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How much will a patio really cost to lay?

Amy Buxton Amy Buxton
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How much should it be to lay a patio? It's a question so many of us ask, given that a striking terrace is a really lovely addition to any garden, which is why we thought we'd take a closer look and really try to work out how where you can save some cash during a patio project. While we are certainly not saying that cheaper is always better, and your landscape architect would agree with us there, it's got to be a good thing to understand how different materials will impact on your final price, no? Come with us now and see how expensive your tastes are!

1. Things that will affect your overall cost the most.

Before we get started, let's appreciate the elements of a new patio that are always going to cost the most money. Yes, materials will be a huge factor, but added to this are the services of numerous professionals and any groundworks that will need completing before you can begin in earnest. It's not just a case of buying some slabs you know, patio costs can escalate in a number of ways.

2. What will you need a professional for?

So we've mentioned that you'll need a team of professionals to come and complete your project for you, but what exactly will they be doing? A few of the most critical tasks will include:

• Preparing a space in the garden and digging up any existing turf.

• Laying new topsoil.

• Compacting solid foundations.

• Trimming back surrounding foliage.

• Laying slabs.

Always make sure that you check your chosen team's references. In terms of how much to lay a patio, quotes will vary greatly, but there is no better deciding factor than reliable references.

3. Approximate costings.

Choosing materials for your new patio can be something of a nightmare, as there are so many lovely options to consider, but always work to your budget. It's so easy to get carried away, but why land yourself in debt, just for a terrace?

Patio costs per square metre will vary dramatically, both in how much your materials cost and what your team of professionals will charge to work with them, but for a general guide, the following should apply:

• Manufactured Square Flags: The cheapest option, as these are easy to work with, come in a variety of ready-to-use sizes and are cost-effective to purchase.

• Stone-Style Paving: More costly, as they have the look and properties of quarried stone, but are a little easier to cut and manhandle. A good mid-range option.

• Sandstone Flags: At the upper end of the mid-range options, as quarrying costs are taken into account. Beautiful, easy to care for and not too hard to work with.

• High-Quality Textured Flags: The most expensive option, as they are crafted form pricey material. Qualified professionals will be needed, to ensure as little wastage as possible and this can result in higher costs.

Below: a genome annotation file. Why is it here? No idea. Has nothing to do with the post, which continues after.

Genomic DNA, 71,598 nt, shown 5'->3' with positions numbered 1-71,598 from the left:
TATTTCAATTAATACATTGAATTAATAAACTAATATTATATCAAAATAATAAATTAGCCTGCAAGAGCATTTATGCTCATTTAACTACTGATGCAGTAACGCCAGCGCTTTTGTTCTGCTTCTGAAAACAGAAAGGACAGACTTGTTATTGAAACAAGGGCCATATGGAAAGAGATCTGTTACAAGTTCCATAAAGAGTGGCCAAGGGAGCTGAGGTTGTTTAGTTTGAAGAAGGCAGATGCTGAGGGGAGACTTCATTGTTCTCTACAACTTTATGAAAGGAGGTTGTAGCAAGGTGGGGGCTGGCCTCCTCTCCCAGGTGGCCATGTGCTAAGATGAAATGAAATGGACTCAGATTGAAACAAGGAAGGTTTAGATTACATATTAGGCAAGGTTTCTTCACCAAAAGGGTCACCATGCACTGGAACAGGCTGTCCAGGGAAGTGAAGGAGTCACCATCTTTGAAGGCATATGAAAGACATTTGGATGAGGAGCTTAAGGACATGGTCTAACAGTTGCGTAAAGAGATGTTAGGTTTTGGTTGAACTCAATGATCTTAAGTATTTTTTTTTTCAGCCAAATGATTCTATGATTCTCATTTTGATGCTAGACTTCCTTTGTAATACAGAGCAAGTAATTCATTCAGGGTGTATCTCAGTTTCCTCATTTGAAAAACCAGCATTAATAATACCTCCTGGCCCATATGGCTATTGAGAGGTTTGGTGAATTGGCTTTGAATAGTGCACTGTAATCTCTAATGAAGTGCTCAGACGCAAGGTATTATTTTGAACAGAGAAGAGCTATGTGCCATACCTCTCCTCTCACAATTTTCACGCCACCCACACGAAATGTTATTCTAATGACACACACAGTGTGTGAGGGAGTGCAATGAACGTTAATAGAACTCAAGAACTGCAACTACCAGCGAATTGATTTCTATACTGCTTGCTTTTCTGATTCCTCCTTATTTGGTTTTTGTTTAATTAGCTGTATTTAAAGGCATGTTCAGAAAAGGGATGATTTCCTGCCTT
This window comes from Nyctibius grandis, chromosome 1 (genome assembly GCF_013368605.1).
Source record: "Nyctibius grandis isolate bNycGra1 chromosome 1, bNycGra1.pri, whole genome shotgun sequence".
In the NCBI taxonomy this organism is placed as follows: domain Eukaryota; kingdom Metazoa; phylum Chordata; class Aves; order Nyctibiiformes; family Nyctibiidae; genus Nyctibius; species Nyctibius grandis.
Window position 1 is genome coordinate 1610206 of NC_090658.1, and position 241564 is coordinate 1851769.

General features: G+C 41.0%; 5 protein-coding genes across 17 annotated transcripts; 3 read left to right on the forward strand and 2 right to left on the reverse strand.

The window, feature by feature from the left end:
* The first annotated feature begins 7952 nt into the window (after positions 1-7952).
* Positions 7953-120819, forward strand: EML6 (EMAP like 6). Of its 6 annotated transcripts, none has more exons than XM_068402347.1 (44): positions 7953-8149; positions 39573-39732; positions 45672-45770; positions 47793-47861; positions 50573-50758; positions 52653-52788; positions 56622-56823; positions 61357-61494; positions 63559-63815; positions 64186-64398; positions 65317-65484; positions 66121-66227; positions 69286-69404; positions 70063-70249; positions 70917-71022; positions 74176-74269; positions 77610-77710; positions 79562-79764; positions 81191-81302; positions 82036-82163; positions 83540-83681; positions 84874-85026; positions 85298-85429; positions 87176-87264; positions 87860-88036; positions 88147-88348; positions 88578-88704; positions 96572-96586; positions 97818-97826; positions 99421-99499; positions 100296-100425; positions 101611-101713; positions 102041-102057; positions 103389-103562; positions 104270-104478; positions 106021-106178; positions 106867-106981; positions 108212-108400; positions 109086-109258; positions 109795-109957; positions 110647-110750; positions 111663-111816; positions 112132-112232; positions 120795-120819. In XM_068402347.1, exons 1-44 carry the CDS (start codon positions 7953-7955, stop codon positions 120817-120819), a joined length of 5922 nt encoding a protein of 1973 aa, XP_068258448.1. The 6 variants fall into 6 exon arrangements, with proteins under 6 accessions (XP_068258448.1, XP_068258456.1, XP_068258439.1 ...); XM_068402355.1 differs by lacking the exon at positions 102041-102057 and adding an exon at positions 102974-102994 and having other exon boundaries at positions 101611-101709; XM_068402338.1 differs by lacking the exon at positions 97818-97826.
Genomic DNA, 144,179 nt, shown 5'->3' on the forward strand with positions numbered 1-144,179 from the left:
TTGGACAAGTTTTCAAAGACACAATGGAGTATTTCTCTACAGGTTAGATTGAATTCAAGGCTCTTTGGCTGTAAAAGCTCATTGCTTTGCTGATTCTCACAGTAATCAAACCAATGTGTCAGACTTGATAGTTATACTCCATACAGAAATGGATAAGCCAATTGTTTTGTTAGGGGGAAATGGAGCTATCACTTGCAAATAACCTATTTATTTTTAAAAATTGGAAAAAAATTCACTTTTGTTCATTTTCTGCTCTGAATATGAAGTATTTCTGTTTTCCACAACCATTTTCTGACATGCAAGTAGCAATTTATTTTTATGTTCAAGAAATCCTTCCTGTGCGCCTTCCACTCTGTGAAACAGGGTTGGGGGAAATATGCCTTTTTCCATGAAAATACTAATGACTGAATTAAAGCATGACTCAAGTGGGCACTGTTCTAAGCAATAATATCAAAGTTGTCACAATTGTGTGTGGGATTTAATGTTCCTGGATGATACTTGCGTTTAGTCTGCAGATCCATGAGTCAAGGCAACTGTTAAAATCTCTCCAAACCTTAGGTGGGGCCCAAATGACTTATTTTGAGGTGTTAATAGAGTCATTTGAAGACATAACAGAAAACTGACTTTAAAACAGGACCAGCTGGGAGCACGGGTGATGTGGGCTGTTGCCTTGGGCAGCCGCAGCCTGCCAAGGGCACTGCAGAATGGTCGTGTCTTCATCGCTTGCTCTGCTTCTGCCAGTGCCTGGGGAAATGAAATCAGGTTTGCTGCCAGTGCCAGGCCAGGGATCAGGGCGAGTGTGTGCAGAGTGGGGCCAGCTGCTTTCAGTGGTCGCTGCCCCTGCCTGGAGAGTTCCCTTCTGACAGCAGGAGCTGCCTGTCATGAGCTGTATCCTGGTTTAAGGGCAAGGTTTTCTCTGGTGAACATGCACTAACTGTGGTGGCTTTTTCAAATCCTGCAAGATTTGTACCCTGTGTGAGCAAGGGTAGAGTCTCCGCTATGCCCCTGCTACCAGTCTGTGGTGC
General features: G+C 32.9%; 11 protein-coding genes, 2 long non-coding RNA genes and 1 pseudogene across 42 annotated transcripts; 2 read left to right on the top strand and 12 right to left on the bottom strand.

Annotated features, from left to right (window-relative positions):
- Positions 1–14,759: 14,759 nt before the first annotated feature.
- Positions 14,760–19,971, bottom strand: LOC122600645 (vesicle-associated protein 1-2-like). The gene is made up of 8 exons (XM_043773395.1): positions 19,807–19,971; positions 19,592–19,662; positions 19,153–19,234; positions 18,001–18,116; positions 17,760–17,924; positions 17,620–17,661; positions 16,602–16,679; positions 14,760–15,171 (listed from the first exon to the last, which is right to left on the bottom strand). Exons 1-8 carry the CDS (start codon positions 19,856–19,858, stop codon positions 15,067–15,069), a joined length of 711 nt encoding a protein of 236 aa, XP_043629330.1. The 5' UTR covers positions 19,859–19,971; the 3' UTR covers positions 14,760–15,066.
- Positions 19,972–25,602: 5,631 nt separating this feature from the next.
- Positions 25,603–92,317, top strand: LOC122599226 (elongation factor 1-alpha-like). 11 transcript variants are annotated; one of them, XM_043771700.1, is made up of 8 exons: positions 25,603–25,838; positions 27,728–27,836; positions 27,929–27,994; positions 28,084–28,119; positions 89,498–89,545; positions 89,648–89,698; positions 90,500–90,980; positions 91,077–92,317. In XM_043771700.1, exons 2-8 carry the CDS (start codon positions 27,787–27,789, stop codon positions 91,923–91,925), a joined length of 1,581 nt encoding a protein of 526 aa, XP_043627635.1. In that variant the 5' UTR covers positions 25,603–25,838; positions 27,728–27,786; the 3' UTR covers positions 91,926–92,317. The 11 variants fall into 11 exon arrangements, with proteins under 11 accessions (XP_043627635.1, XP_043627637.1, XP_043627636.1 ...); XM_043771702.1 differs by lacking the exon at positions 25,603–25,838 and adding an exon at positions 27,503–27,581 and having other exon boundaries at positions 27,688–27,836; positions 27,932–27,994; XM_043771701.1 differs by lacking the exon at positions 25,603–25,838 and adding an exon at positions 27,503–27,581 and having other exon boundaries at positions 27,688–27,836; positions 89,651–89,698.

4. Materials to consider.

Wood: A great, natural and relatively cheap option for a new patio. Decking is the most common style of wooden patio, which sees an elevated platform covered in a hardwearing variation of planks, such as teak. Regular care will be needed to protect the longevity.

Natural stone: With lots of variations to choose from, stone is a brilliant choice for a new patio, and will last an age, thanks to the steadfast properties of your slabs. It Needs little care but does require proper laying and preparation of the ground.

Bricks: While bricks look very pretty and are able to adapt to uneven surfaces, they remain a little less frequently-used, due to their tendency to crack in extreme cold. Cementing them into place is not always a permanent solution either.

Paving slabs: Available in a vast array of different styles, paving slabs are perhaps the most simple option for your patio, as even amateur DIY enthusiasts can install them. The style of slabs that you choose, material composition, size and pattern that you want to emulate will all have an impact on final cost.

5. Cleaning tips.

With a gorgeous new patio in place, you need to know how to keep it clean and maintained, so as to not need to repair or replace it ever again. The answer is relatively simple and will work for every material option as well: invest in a pressure washer! 

For more delicate materials, such as wood, you can use a softer spray, but for hard surfaces, including stone, you can turn the pressure up full and watch all the grime simply melt away. Some simple dish soap should be all you need to tackle really pesky stains and the whole process will take just a few minutes. Isn't that what Sundays are for, after all?

For more terrace inspiration, take a look at this Ideabook: 20 cute and creative ideas for your small balcony or terrace.

So, are you getting ready to embark on a patio project now?
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